virgin: There are three other words Luke could have used to describe Mary – pais, meaning “girl” (used by Luke in 8:51), paidiskē, meaning “little girl, maid” (used by Luke in 12:45), or korasion, “maiden”. Instead he uses parthenos, “the normal understanding of which is ‘virgin’” (Joseph Fitzmyer, op cit, 343.). This in turn matches Mary’s words reported in 1:34: “How can this be, since I am a virgin?” (Literally: “How can this be, since I have no husband?”)

engaged to a man: Joseph Fitzmyer explains: “In Palestine of the time the marriage of a young girl took place in two acts: (a) the engagement (Hebrew ʾērûsîn = Latin sponsalia) or formal exchange of agreement to marry in the presence of witnesses (cf. Mal 2:14) and the paying of the mōhar, ‘bride price’; (b) the marriage proper (Hebrew niśśûʾîn) or the ‘taking’ of the girl to the man’s home (see Matt 1:18; 25:1–13). The engagement gave the groom legal rights over the girl, who could already be called his ‘wife’ (gynē, see Matt 1:20, 24). It could only be broken by his divorcing her, and any violation of his marital rights by her was regarded as adultery. After the engagement the girl usually continued to live in her family home for about a year before being taken to her husband’s home.” (Joseph Fitzmyer, op cit, 343-344).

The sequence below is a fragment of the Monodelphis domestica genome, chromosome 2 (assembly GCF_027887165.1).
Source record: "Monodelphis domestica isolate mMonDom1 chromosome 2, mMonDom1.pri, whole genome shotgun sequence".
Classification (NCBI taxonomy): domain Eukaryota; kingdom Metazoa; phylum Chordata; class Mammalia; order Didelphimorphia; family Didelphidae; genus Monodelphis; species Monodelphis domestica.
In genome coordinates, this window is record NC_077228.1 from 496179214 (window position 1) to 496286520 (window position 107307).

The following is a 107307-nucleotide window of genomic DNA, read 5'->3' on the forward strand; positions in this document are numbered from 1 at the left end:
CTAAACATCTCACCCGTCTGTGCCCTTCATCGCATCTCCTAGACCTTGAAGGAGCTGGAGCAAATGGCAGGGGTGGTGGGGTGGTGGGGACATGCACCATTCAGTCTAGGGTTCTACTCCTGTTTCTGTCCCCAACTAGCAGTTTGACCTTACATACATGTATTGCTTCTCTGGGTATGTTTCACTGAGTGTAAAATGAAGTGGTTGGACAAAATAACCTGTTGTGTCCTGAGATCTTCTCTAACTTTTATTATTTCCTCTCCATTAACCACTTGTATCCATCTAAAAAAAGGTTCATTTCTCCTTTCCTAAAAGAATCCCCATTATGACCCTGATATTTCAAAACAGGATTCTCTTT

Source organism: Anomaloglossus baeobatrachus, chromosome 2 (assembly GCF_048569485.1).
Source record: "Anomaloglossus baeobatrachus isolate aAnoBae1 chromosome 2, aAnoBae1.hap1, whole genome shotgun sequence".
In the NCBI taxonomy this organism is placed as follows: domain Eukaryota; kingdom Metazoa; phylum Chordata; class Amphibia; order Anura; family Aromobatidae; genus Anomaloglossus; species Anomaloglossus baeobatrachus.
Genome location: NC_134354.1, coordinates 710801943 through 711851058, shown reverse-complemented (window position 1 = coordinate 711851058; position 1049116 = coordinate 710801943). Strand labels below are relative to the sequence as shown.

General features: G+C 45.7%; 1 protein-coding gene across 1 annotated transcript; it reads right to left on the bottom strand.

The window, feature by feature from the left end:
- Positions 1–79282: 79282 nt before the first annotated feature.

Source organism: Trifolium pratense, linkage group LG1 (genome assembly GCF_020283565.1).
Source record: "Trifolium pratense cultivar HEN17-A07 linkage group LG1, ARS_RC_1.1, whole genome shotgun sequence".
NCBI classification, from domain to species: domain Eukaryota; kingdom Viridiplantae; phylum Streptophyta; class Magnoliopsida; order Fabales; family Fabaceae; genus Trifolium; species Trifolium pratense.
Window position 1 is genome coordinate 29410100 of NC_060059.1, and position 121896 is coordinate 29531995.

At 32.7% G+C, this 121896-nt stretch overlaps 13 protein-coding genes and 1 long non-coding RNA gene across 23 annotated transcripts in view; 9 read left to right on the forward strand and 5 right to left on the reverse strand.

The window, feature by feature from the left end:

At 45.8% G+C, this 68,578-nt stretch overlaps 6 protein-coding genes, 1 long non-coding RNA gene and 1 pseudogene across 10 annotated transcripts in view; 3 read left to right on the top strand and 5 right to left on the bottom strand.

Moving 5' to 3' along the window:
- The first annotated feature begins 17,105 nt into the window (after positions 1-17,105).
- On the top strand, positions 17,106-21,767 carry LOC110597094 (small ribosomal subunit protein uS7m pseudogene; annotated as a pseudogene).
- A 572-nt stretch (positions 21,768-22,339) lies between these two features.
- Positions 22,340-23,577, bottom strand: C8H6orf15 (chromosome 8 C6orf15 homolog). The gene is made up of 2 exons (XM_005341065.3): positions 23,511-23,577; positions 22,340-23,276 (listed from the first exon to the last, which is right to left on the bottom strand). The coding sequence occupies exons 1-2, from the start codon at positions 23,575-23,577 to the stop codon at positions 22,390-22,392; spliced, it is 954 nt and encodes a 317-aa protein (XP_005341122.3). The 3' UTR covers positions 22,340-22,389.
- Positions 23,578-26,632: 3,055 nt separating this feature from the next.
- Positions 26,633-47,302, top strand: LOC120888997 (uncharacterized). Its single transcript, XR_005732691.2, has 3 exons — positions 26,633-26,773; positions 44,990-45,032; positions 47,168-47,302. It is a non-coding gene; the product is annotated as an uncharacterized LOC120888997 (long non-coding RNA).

“Greetings favoured one! The Lord is with you.”: The more normal greeting would have been Shalom, “peace”. Luke, in using the Greek word, chaire, is probably making reference to the messianic prophecy in Zephaniah 3:14 where it is used in the Septuagint version. There, the NRSV translates: “Rejoice and exult with all your heart, O daughter Jerusalem!”

“The Lord is with you”: The Greek word Kyrios – translated as “Lord” – is an obvious reference to Yahweh. The promise of Yahweh to be with His people, is a common theme in the Hebrew Scriptures. Joseph Fitzmyer writes: “The Lord is with you! This is a frequently used OT phrase, but it occurs as a greeting only in two places in the OT, Ruth 2:4 and Judg 6:12. In both cases it lacks a verb, as here in Luke. The phrase in Ruth 2:4 has been understood as a wish, ‘May the Lord be with you!’ (so RSV, NAB, NEB), whereas in Judg 6:12 it is rather a declaration (so RSV, NAB, NEB). The appearance of the angel of the Lord to Gideon in the latter passage and the similarity of greeting there to what one finds in Luke suggests that the phrase be understood here too as a declaration. Moreover, it supplies a better explanation for Mary’s perplexity in the following verse. In the OT the phrase often expresses Yahweh’s help and assistance and carries a military connotation. Obviously, kyrios here is to be understood of Yahweh.” (Joseph Fitzmyer, op cit, 346)